Holiday pay does not accrue on furlough, tribunal rules

Decision offers ‘much-needed clarity’ on workers’ rights around job retention scheme, as experts urge employers to check contracts to avoid potentially costly claims

A contractor did not accrue holiday pay while on furlough last year, an employment tribunal (ET) has ruled, in a case that promises to offer certainty around management of people placed on the coronavirus job retention scheme (CJRS).

The court found that for the period that the claimant, Mr D Perkins, was on furlough, he was not a worker and therefore did not gain annual leave during that time. 

The judgment is a “significant move that provides much-needed clarity” for UK recruitment agencies, according to the Recruitment and Employment Confederation (REC), which first published the decision.

Perkins brought a claim for unpaid holiday pay while on furlough from May to July 2020. He was seeking £261 in accrued holiday salary and £261 in lost wages. 

The respondent, Best Connection Group Limited (TBCGL), argued that for the period the claimant was on furlough and not working on an assignment, he was not a worker for the purposes of the Working Time Regulations 1998 (WTR) and therefore did not accrue annual leave during that time.

The tribunal also heard that TBCGL engaged the claimant under a contract for services and the contract only existed when the claimant was on assignment with the client and not between assignments.

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During oral evidence, the claimant was reported as admitting that before furlough, when he was not working on assignment for TBCGL, he did not accrue holiday with TBCGL.

The judge said there was no contract between the parties when the claimant was not on assignment and there was no separate agreement confirming the claimant would accrue holiday when on furlough.

They also referred to the fact that the claimant was not permitted to work for the agency while on furlough under his furlough agreement, and as is set out in the rules of the CJRS, and that “by its fundamental nature the claimant therefore was not on assignment whilst on furlough”.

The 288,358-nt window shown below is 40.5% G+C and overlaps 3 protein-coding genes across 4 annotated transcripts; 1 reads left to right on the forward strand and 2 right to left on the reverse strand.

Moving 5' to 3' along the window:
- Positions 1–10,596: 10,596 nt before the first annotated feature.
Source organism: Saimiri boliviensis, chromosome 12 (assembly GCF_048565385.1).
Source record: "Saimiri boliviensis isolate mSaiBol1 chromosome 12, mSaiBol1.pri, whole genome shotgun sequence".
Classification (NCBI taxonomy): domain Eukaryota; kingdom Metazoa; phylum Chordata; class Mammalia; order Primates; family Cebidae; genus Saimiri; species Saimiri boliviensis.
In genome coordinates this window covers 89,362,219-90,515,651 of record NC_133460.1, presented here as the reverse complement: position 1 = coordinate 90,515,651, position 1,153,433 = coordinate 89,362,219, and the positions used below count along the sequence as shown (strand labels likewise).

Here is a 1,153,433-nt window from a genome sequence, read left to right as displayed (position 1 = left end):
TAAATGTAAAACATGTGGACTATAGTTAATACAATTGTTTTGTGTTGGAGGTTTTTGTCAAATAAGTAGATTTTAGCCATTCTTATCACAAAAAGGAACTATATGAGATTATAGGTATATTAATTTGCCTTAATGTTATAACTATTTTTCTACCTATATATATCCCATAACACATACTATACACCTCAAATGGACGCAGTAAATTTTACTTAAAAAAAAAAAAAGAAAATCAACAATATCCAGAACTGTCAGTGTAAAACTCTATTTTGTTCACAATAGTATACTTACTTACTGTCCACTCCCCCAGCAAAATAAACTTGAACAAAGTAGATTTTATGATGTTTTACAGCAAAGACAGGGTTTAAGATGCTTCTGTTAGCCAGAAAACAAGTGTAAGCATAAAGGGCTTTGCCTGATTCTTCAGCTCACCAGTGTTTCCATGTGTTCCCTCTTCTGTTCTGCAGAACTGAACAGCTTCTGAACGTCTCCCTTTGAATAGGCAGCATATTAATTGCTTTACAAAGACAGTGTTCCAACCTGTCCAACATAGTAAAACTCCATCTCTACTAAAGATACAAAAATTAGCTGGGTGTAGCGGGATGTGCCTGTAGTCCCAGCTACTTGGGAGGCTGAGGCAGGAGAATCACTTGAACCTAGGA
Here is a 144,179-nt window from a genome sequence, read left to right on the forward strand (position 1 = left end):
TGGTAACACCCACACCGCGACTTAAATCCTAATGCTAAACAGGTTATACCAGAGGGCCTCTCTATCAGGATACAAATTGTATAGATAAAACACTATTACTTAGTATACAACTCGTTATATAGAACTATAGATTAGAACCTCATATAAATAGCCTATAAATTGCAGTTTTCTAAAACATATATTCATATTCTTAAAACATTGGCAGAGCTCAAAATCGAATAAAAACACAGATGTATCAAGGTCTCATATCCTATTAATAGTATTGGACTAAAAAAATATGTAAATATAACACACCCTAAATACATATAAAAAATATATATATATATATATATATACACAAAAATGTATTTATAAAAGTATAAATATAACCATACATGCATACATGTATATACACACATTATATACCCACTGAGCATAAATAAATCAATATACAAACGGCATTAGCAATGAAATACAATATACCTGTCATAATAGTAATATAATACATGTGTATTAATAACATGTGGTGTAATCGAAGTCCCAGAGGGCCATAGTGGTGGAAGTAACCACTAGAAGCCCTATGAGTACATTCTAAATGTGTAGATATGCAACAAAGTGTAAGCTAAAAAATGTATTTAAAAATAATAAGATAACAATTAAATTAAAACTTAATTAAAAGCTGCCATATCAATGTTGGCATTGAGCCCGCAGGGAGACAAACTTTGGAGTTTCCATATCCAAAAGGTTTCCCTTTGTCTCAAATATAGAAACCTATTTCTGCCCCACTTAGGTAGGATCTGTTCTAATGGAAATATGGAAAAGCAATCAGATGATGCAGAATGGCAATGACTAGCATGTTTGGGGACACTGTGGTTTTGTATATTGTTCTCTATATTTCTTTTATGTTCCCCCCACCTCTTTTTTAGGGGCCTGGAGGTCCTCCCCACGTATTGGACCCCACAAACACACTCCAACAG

Although the judgment is a first instance decision, meaning that other ETs presented with similar cases could reach a different decision, Lorraine Laryea, director of recruitment standards and compliance at the REC, said the analysis in this case was “compelling and in the view of the REC more accurately reflects how the law should apply in these types of claims”.

“One of the major issues for recruiters in 2020 as they considered whether to engage with the new coronavirus job retention scheme to furlough temporary workers was whether holiday and holiday pay would accrue for those workers who were placed on furlough”, she explained.

Paul Holcroft, managing director of Croner, told People Management that employers who received leave requests from furloughed staff should not assume whether they will have or have not accrued annual leave, but should instead check these employees’ contracts to see if they are eligible to accrue leave. 

“If employers are unsure on this, they should seek advice to avoid costly tribunal claims as the decision in this case does not mean other employers will receive the same judgment”, he added. 

Holcroft also explained that there was a “high chance we will continue to see more coronavirus-related judgments being handed down by tribunals in the coming months. Whether most of these will go in favour of the employer is fact sensitive and is still yet to be seen.”

Paul Seath, partner in the employer department at Bates Wells, agreed with the outcome and echoed Holcroft’s advice that employers should check their contracts. He added that agencies should, if in doubt, “consider asking staff to take any holiday before furlough ends, which of course would have to be on full pay.”

“Many agencies have used furlough to the benefit of their workers but did so on the basis that holiday would not be due on top”, he said. “Therefore this outcome will be welcome.”

However, Seath warned that the tribunal decision “does not bind other tribunals”, explaining that there might be an appeal and “these cases are likely to turn on their specific facts.”

Perkins had also claimed unfair dismissal, but this was dismissed on the basis that he was not an employee and he had not been employed for two years, as is required to bring an unfair dismissal claim.

TBCGL declined to comment. Perkins could not be reached.